Director-General, National Drug Law Enforcement Agency, NDLEA, Mr Femi Ajayi, weekend, said over 6,000 Nigerians were serving various jail terms across the globe for drug related offences.
Ajayi told the Abike Dabiri-Erewa-led House of Representatives Committee on Diaspora Matters in Abuja that Nigeria had more of its nationals in prisons outside the country than any other African country.
Ajayi who listed some of the countries as Iran 4,000, Brazil 500, Thailand 500, Malaysia 300, said the list was more than that "but that was what we have for now."
He said the bulk of those caught for drug related offences outside the country were from the South-East with majority coming from Anambra State.
"I don't know what we can do about the large number of our brothers from the South-East who indulge in this illicit business. Can you believe that of the 500 Nigerians in Thailand prisons, 480 of them are from the South-East and 450 from it are from Anambra State?"
Ajayi further said the agency had been facing many challenges hindering the optimal performance of its duties as an enforcement agency on drug related matters.
He listed these challenges to include poor funding, lack of necessary equipment, uncooperative attitude of some collaborative agencies, lack of capacity building for staff and difficulty in tracking down drug barons.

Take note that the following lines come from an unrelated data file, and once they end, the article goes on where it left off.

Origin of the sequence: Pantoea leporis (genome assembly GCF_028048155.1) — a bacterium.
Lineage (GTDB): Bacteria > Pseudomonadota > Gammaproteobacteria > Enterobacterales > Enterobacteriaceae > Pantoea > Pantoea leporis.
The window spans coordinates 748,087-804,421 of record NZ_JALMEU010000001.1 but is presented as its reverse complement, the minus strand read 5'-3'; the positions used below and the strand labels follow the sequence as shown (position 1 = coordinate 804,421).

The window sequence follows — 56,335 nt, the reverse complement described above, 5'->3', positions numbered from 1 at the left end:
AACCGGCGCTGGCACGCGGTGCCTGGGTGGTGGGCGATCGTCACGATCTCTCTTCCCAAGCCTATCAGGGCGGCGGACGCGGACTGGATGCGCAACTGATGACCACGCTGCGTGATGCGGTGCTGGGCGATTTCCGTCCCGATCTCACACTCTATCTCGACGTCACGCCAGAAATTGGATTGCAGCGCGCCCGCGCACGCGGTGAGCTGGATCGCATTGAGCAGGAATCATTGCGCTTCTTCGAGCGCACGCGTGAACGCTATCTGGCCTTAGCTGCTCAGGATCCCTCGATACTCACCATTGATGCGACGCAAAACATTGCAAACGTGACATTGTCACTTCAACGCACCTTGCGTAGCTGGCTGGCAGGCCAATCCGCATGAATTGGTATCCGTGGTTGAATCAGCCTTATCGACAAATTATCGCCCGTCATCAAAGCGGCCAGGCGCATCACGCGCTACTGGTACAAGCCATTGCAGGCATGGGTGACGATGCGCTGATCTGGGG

"For instance in 2011, our capital budget was N84.5 million but only N61 million was released. Our overheads also reduced from N630 million in 2011 to N600 million despite the fact that our staff strength increased from 3,200 to 5,300," he said.
Ajayi said that Nigeria has not been able to buy a single scanner for its airport commanders since inauguration of the agency but rely on donation from advanced countries, despite the fact that a scanner costs only N30 million.
He said another major challenge confronting the agency was that it was not allowed at the sea port where most of the couriers now use to transact their illegal business.
Said he:"The fact that we were sent out of the seaports will facilitate the entry of more drugs into the country and worsen the situation. "
Ajayi, who pleaded with the committee to assist it solve some of its challenges, said there was need to have a drug attaché in some specific embassies abroad to see to the drug related offences in those countries as the image of Nigeria was involved.
Hon. Dabiri-Erewa, who decried the bad image the increasing number of Nigeria prisoners abroad was giving to the country, asked the agency to come up with a comprehensive plan for its operations.
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